Is the Holding Space Practice Really Effective? : A Firsthand Observation
My oldest, a daughter, just finished her first college semester. As a mom, this has been very satisfying to observe on a few levels.
We have homeschooled our five children from beginning to end. I remember when Kyra was five. I told my mom that we were going to homeschool. Homeschooing was so new at that point of history in our society that it was a very bold move and my mom must have thought I was kidding or it was a passing phase.
I recall her asking her five-year-old granddaughter if she was excited to start kindergarten. I had never said the word ‘kindergarten’ to my girl and she had no idea what her grandmother was asking her.
Although nothing was said, I sensed my mom’s concern. To her, only crazy, reclusive people “homeschooled”.
I did not take the decision lightly. I did a lot of research of this new idea (it was not yet a trend) and was convicted in my heart. I simply knew at a gut level it was the right choice for our family. (See this post for more details about why we chose to homeschool.)
In my mind, I was sure it was the right decision, but I knew it would be years before we would have “proof” of it. I now have magnificent “proof”. She will have earned an A in every class, but I don’t put much stake in grades per se. I loved the way she went about learning the material, organizing her time, communicating with her teachers and using her available resources like her younger brother to go over her math with and me to proofread her papers. I love how she read some extra things because she wanted to and attended classes and completed projects that she didn’t “have to” to get a better grade. I love how she expressed appreciation for her teachers and what she learned from them by observing how they are and who they are not just what they assigned.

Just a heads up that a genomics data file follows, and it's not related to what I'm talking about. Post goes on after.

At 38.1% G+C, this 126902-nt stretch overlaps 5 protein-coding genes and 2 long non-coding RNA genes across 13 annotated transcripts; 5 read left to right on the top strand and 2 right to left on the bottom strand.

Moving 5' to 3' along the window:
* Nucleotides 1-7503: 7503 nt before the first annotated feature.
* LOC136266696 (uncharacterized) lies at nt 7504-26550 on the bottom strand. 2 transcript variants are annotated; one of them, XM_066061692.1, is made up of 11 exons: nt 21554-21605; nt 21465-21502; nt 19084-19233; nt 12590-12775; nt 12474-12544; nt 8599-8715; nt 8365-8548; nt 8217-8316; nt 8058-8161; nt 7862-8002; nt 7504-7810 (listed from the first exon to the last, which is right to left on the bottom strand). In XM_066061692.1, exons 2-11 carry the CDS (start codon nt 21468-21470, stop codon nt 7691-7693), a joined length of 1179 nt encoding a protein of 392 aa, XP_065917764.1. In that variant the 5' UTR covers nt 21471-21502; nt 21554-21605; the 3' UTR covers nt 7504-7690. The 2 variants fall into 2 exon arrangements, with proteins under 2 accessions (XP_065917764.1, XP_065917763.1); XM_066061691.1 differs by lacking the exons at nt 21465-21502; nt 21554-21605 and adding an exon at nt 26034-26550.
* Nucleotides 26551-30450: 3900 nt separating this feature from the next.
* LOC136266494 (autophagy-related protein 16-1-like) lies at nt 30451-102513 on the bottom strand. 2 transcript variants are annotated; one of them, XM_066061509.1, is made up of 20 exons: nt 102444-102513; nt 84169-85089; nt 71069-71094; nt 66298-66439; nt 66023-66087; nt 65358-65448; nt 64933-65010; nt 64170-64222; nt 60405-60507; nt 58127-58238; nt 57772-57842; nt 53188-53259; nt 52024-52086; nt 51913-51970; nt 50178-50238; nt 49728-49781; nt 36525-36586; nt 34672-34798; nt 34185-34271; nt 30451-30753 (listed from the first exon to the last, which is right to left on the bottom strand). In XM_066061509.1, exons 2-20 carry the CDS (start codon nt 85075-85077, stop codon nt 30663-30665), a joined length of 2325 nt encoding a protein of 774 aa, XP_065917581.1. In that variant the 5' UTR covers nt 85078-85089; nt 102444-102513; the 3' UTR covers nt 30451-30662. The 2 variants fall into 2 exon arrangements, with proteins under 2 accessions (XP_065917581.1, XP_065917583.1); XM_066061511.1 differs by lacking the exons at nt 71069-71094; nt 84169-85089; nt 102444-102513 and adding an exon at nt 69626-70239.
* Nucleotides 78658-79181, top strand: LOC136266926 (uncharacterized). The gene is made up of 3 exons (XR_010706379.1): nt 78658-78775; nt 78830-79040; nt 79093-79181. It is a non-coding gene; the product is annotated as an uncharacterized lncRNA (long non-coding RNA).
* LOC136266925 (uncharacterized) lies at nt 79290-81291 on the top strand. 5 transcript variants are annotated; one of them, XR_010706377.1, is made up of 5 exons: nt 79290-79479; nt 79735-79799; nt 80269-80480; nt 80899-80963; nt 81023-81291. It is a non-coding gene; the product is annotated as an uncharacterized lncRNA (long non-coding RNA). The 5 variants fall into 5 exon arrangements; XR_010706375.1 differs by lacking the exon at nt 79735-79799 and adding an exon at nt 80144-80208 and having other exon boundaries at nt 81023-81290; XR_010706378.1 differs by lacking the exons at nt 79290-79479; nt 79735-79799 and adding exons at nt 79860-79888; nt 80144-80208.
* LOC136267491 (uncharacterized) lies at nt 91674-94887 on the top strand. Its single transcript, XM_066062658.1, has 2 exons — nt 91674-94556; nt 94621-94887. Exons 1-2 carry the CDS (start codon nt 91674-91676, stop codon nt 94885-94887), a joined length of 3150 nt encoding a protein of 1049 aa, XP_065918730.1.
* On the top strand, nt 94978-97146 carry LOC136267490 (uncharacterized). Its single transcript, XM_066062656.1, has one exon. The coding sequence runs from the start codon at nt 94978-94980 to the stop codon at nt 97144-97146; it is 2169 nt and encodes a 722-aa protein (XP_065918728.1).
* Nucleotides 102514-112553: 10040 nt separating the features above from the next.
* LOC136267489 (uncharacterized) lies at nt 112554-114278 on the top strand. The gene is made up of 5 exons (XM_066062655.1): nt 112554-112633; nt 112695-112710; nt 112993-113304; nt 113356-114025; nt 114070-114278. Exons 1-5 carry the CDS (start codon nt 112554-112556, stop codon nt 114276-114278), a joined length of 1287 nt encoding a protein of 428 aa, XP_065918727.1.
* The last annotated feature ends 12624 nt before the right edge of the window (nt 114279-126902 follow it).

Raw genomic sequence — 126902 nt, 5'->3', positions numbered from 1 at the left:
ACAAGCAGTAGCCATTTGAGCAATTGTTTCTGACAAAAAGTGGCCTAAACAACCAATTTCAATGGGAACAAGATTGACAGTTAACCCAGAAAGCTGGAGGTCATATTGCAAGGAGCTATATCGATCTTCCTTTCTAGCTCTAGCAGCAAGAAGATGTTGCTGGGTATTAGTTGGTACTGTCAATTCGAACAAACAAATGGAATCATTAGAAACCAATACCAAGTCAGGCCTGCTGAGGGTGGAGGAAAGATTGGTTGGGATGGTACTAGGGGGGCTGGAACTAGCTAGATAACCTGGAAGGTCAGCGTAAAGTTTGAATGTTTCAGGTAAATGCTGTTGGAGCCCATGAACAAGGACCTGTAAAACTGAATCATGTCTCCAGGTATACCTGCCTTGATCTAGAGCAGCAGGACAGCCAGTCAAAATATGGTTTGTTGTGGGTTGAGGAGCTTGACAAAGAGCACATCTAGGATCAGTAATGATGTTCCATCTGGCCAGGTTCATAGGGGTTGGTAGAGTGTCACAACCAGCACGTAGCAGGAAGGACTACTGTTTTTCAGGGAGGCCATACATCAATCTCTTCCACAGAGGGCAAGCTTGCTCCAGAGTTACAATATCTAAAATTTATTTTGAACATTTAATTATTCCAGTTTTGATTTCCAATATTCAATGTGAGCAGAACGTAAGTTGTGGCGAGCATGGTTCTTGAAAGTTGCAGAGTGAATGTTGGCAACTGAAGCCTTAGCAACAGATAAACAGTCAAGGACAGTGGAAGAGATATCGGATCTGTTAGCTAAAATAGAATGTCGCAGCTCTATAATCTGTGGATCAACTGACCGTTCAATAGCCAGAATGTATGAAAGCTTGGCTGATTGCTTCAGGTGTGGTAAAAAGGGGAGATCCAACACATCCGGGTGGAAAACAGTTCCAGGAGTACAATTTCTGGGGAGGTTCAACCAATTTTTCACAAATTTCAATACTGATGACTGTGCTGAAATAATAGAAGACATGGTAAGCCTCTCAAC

She took some “basics” for her first semester. Algebra, humanities, composition 1 and intro to psychology. The combination of the last two classes led to the reason for this post.
As part of her psych class, she was to write reviews of four articles she chose from professional journals. She found a topic that sounded interesting to her: the treatment of depression using art therapy. As part of her composition class she had to write a research paper. It only made sense to pull together those summaries from her psych class to create her research paper.
She has given me permission to publish her paper which can be found here. It is academic with a lot of footnotes, just as it should be for a *research paper.
Besides the four journal articles, one of the resources she used and sited for her paper was The Holding Space Practice. This is a little awkward, as she states in the paper, since it is written by her mom. It is awkward (like this blog post might be) because it could be mistaken for “tooting my own horn”. We are trained that academia is not supposed to be personal. But her analysis and evidence is honest and compelling and frankly irrefutable because of its personal nature.